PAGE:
After the couple decides on what to include in the agreement, the next step is verification. To verify a postnuptial agreement, it must be in writing and signed by both parties of the marriage and may be required to be signed in the presence of a notary. Both spouses of the marriage must have agreed to the making and signing of the agreement without threats, manipulation, or coercion. The agreement must also reflect that both parties have completely and honestly disclosed their financials with one another. Like a prenuptial agreement, this is a legally binding contract, so it is very important to seek legal advice from an experienced Family Law attorney prior to drafting or signing a postnuptial agreement.

If you or someone you know is seeking advice on a postnuptial agreement or family law matter, you can speak with one of our family law attorneys at the Yaffa Family Law Group at 561-276-3880 or visit our website at www.yaffafamilylawgroup.com to schedule your confidential complimentary consultation.

Yaffa Family Law Group
By: Jim FJim F

What Is A Postnuptial Agreement?

Agreements

Many couples enter a period in their marriage where they may regret not getting a prenuptial agreement for various reasons and they need peace of mind when the reality of marriage hits. Postnuptial agreements are a way to remedy this by ensuring the security of financial assets in the event of divorce. A postnuptial agreement is a written contract between two married spouses that outlines the division of assets and finances in the event of a divorce. Postnuptial agreements address infidelity, finances, division of property, household chores, etc. and similar to a prenuptial agreement, a postnuptial agreement is a contract involving the division of a couple’s assets.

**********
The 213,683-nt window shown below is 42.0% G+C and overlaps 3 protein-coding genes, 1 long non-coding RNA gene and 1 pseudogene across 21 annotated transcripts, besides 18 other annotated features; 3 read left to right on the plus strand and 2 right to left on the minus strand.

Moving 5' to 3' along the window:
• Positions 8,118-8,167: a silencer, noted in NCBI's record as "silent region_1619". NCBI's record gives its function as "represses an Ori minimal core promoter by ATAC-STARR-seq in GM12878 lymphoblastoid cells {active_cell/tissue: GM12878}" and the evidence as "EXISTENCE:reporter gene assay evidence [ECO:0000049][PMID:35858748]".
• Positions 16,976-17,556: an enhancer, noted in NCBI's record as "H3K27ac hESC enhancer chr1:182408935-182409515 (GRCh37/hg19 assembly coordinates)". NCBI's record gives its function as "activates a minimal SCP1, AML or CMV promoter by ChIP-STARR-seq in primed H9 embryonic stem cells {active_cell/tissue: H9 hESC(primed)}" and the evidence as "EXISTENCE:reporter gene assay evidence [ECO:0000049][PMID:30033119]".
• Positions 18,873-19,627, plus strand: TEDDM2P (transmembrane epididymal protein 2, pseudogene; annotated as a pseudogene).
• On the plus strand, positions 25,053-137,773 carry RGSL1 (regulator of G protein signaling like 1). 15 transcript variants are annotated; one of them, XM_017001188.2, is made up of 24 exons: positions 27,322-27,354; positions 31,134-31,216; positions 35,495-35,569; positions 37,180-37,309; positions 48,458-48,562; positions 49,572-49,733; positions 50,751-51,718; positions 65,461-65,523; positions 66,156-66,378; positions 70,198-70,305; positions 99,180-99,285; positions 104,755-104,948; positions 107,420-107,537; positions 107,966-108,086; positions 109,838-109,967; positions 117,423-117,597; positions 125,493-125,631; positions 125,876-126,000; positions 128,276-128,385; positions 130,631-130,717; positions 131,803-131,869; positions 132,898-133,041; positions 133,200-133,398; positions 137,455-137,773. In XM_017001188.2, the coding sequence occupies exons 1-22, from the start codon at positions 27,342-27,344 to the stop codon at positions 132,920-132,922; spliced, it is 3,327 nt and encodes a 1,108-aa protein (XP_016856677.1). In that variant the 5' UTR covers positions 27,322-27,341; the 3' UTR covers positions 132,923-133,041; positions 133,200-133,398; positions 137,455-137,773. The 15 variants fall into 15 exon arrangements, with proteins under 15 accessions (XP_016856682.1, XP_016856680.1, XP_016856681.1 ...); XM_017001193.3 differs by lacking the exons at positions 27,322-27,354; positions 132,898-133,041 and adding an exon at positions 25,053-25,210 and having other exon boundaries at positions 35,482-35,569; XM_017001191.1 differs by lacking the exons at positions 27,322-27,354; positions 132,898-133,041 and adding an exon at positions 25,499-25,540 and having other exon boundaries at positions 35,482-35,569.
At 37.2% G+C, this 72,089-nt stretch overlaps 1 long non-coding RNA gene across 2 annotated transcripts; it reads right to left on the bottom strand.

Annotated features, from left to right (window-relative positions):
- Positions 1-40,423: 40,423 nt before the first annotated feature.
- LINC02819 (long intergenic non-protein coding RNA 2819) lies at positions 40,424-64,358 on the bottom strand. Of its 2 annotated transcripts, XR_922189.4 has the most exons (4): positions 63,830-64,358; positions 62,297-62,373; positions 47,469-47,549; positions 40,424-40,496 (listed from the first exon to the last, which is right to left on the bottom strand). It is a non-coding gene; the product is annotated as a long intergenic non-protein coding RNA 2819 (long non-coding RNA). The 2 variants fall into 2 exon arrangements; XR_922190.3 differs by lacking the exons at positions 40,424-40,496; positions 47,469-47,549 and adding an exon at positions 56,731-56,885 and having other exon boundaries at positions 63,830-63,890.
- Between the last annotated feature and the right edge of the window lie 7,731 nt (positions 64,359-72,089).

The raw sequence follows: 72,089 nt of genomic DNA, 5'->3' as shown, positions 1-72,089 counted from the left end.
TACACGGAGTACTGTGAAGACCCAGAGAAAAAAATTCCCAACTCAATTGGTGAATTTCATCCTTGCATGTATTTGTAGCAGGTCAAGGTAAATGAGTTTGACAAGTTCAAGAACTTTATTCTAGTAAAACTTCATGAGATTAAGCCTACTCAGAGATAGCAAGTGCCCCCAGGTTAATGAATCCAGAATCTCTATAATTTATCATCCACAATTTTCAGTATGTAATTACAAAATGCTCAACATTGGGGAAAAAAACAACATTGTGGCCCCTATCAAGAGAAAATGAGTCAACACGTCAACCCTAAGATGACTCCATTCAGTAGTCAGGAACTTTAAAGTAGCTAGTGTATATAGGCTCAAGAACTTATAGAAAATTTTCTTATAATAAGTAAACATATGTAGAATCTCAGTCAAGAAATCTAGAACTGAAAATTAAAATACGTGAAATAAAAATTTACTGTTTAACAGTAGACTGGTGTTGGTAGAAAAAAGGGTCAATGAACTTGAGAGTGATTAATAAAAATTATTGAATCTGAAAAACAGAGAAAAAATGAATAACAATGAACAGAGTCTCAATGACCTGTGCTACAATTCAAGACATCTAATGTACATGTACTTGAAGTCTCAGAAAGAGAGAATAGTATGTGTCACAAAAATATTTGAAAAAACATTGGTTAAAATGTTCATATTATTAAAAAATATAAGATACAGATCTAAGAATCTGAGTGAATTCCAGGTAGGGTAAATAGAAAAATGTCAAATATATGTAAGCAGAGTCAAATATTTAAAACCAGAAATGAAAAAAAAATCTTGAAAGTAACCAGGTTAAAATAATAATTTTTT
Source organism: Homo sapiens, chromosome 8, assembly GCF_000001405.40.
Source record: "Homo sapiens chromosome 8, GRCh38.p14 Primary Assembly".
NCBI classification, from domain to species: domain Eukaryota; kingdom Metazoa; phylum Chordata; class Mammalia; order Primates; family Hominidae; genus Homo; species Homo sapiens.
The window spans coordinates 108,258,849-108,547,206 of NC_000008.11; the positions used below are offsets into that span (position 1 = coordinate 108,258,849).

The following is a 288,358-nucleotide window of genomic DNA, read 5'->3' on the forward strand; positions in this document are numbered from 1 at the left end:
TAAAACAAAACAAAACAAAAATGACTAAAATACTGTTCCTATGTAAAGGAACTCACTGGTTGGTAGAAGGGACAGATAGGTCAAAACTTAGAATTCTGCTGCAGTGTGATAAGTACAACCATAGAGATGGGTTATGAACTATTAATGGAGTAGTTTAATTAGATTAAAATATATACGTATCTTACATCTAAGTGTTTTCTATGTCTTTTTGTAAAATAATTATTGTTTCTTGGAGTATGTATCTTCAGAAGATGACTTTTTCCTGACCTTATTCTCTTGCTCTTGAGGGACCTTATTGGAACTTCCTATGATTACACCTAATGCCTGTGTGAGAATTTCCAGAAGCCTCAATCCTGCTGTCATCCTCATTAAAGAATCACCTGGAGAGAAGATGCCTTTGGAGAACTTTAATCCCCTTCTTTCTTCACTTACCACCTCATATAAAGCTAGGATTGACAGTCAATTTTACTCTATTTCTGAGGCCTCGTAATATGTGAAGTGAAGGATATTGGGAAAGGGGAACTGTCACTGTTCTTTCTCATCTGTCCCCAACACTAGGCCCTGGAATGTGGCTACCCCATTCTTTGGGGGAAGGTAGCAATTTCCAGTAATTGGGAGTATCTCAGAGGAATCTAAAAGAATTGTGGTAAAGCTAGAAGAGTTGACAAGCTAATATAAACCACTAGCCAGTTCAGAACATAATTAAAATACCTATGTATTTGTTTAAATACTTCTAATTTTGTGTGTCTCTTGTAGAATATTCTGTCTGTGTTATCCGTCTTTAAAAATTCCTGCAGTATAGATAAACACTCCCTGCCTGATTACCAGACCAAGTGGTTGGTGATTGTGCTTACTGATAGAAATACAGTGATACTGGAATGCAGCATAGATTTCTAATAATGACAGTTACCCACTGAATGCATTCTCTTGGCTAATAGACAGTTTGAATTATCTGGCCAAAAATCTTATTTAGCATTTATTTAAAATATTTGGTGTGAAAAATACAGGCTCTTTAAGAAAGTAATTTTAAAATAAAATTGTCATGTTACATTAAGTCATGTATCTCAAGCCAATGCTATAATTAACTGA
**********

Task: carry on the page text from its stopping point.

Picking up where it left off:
What postnuptial agreements don’t address? Child support or custody issues.

These agreements can be drawn up at any point in a marriage and given a couple can utilize it to provide security and better plan their future, they’re increasing in popularity as it benefits both spouses.

Couples can customize additional elements in the contract as they see fit. The key purpose of the agreement is to provide financial protection to both parties. The following are what is generally covered in a postnuptial agreement:

Division of property: The agreement will pre-designate where property will end up, such as real estate, businesses, income, or debts. In most states, when a couple gets married, their assets are divided 50/50. With a postnuptial agreement, the couple will be able to specify who gets what property in the event of a divorce, rather than sticking with the 50/50 option. This gives the couple control and puts both individuals in the driver’s seat.

Alimony: Alimony payments can be laid out in a postnuptial agreement. The couple decides what would work best in case of separation depending on their circumstances.

Repayment of gifts: Both parties can go through gifts received either as a couple or individually throughout the marriage. If the couple received a gift together, they can decide how to divide that gift rather than automatically have it be split evenly between the two of them.